A jQuery Plugin for Touch Swiping – Part 1 of 2

By Chee How Chua

This article will explain the steps to create a jQuery plugin that detects the horizontal swiping motion on touch devices such as the iPhone and Android-based devices. This article is the first in a two-part series. In this article, we will be creating an image carousel that can respond to the user’s input and change the position of the carousel accordingly. The second article will extend the plugin by adding swipe detection.


Before we go on to the JavaScript, let’s take a look at the HTML and CSS for the image carousel which will be used to demonstrate the Swiper plugin. The HTML is shown below.

<div style="width: 330px; height: 200px;">
  <div id="target">
      <div><img alt="" src="rexy.jpg" /></div>
      <div><img alt="" src="xena.jpg" /></div>
      <div><img alt="" src="xenaagain.jpg" /></div>
      <div><img alt="" src="rexyagain.jpg" /></div>

Similarly, the carousel’s CSS is shown below.

img { /*100% width to scale the height proportionately*/
  width: 100%;
  margin: 0;

.frame {
  width: 100%;
  height: 100%;
  border: 1px solid #ccc;
  overflow: hidden;
  position: relative;

.pictures {
  position: absolute;
  width: 400%; /*change accordingly*/
  left: 0%;

.pictures:after {
  content: "\0020";
  display: none;
  height: 0;

.pictures .pic {
  width: 25%; /*change with respect to .pictures*/
  float: left;

The inner container (.pictures) is set to 400% to contain four images. Each image’s container (.pic) is set to 25% so that the images end up at a width of 330 pixels. If you change the number of images or use absolute values instead of percentages, you’d want to change the width value of the .pictures and .pic elements accordingly.

The images are made to line up horizontally by floating to the left. The frame (.frame) is made to show only one image at a time. With this setup, we can then “slide” the carousel by changing the left property of the .pictures <div> element.


Here is the skeleton of the plugin:

(function ($) {
  'use strict';

  var Swiper = function (el, callbacks) {

  $.fn.swiper = function (callbacks) {
    if (typeof callbacks.swiping !== 'function') {
      throw '"swiping" callback must be defined.';

    this.each(function () {
      var tis = $(this),
        swiper ='swiper');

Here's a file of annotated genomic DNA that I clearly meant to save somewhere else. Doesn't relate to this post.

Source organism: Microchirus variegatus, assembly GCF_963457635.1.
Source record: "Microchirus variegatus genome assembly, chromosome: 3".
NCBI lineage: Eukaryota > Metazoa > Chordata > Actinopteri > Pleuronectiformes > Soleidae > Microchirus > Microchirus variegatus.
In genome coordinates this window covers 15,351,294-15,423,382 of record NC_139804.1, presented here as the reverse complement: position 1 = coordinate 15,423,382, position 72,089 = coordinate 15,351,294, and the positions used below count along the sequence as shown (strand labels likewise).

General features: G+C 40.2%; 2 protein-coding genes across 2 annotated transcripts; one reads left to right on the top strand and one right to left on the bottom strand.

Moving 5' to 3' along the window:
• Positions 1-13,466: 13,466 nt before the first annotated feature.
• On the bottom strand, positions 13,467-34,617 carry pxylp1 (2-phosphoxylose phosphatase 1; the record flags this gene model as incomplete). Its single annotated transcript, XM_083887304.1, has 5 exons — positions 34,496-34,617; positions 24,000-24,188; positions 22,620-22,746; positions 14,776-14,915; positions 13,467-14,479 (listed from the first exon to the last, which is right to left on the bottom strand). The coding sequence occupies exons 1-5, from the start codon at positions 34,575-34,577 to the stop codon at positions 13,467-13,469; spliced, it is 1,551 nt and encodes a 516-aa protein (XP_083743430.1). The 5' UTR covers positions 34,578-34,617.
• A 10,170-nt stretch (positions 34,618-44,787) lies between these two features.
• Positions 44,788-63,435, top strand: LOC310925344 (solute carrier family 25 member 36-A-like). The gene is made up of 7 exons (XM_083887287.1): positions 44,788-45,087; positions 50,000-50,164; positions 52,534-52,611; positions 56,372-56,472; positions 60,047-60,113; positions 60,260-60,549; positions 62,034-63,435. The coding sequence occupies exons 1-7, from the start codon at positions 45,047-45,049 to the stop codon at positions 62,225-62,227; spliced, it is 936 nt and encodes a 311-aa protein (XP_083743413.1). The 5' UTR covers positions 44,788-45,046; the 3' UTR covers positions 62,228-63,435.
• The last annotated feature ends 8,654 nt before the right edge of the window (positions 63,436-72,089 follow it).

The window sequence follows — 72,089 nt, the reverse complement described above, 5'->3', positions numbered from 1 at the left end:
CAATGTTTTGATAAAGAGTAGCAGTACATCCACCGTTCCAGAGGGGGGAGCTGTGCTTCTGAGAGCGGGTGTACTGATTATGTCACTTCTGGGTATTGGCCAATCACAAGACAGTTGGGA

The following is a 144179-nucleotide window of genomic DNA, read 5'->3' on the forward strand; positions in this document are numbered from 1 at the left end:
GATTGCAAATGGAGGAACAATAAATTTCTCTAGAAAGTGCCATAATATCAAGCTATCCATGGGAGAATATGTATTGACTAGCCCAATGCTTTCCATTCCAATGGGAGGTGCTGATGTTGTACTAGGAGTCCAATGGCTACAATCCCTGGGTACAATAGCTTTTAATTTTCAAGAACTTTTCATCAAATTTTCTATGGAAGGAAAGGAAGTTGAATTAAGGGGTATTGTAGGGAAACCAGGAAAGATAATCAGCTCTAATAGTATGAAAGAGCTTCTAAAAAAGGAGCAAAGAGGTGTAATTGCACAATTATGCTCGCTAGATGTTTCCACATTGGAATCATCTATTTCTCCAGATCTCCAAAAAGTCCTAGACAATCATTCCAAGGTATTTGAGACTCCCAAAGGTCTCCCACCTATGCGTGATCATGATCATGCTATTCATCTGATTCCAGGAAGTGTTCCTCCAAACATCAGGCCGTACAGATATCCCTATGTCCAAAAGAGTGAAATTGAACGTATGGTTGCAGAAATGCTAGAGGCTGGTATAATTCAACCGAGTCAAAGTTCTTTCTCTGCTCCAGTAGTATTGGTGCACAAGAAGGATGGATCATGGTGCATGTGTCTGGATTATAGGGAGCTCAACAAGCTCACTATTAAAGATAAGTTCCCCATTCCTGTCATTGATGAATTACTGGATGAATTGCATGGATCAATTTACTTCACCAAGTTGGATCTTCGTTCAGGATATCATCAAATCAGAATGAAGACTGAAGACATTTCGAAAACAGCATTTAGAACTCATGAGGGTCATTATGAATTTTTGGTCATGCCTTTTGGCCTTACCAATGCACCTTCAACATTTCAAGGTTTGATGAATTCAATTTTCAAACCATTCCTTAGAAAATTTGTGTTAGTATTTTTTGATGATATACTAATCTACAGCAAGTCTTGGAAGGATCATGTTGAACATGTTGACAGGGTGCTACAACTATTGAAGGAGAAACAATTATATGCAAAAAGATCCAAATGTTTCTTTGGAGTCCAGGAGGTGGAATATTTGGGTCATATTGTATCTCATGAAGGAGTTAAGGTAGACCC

if (!swiper) { //i.e. plugin not invoked on the element yet'swiper', (swiper = new Swiper(this, callbacks)));

This listing is boilerplate code for creating a jQuery plugin. The bulk of the complexity is handled by the internal class Swiper, whose methods are not yet defined. Swiper is responsible for reading the events produced by the browser and invoking the callback. The plugin is defined in a closure so that the Swiper class will not be mistakenly overridden by external code. The plugin is also prevented from binding to an element more than one time by associating the instantiated Swiper class with the swiper data attribute.

var Swiper = function (el, callbacks) {
  var tis = this;
  this.el = el; = callbacks;
  this.points = [0, 0];

  //perform binding
  this.el.addEventListener('touchstart', function (evt) {
  this.el.addEventListener('touchmove', function (evt) {

In the above listing, the Swiper constructor instantiates the object’s properties and event handlers. The points property is a two-celled array that stores the starting position of the finger in the first cell, and the ending position in the second cell. We will see the usage of this array in subsequent listings. Its values are both initially zero.

The constructor binds the touchstart and touchmove events, and proxies the events to the corresponding methods in the Swiper class. The touchstart binding initializes the points array with the initial position of the finger. The touchmove binding gives us the movement of the finger, which we will pass to the callback function to offset the carousel accordingly.

Swiper.prototype.start = function (evt) {
  if (evt.targetTouches && evt.targetTouches.length === 1) {
    if (evt.targetTouches[0].offsetX) {
      this.points[0] = evt.targetTouches[0].offsetX;
    } else if (evt.targetTouches[0].layerX) {
      this.points[0] = evt.targetTouches[0].layerX;
    } else {
      this.points[0] = evt.targetTouches[0].pageX;
    //make initial contact with 0 difference
    this.points[1] = this.points[0];

The listing above shows the start() method, which takes the event and reads the set of touches generated on screen. In devices with multi-touch capability, which means nearly all modern smartphones and tablets, this property is an array storing the locations of all contact points with the screen. In this implementation, we are keeping track of one contact point as we are tracking a single swipe gesture which is done using one finger.

We are checking for the different properties of the touch event to accommodate the different implementations of the touch behaviour on different devices. This used to be required to make it work for different devices. Today, however, the devices that I have tested all generate the pageX property.